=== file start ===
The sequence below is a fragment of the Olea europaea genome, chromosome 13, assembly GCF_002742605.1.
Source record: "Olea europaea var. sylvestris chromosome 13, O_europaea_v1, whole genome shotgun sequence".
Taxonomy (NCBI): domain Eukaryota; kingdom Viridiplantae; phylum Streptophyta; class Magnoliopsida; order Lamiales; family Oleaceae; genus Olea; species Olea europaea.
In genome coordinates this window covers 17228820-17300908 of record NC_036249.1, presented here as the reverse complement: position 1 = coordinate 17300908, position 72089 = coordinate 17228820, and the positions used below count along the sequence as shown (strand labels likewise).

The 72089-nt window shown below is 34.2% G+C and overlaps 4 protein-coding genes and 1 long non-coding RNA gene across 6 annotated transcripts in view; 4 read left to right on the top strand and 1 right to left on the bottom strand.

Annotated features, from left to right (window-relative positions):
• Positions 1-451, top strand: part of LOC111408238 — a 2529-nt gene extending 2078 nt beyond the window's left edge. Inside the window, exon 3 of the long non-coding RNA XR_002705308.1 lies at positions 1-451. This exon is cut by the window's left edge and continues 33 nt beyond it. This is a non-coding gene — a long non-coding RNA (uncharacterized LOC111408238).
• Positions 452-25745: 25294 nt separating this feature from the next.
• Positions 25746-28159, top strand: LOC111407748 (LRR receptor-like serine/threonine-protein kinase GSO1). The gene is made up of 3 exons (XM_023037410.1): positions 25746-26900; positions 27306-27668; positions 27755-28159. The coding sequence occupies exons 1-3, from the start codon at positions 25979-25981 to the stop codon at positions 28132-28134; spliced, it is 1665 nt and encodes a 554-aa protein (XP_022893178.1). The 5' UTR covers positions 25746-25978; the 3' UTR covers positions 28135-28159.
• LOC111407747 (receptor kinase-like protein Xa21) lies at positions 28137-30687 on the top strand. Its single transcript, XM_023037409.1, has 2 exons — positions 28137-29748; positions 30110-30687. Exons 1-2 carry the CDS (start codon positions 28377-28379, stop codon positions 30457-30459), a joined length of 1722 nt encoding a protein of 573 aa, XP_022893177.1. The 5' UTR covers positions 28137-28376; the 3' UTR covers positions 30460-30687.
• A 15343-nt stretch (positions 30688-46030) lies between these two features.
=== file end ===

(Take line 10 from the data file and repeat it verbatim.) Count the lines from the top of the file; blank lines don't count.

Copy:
• LOC111407747 (receptor kinase-like protein Xa21) lies at positions 28137-30687 on the top strand. Its single transcript, XM_023037409.1, has 2 exons — positions 28137-29748; positions 30110-30687. Exons 1-2 carry the CDS (start codon positions 28377-28379, stop codon positions 30457-30459), a joined length of 1722 nt encoding a protein of 573 aa, XP_022893177.1. The 5' UTR covers positions 28137-28376; the 3' UTR covers positions 30460-30687.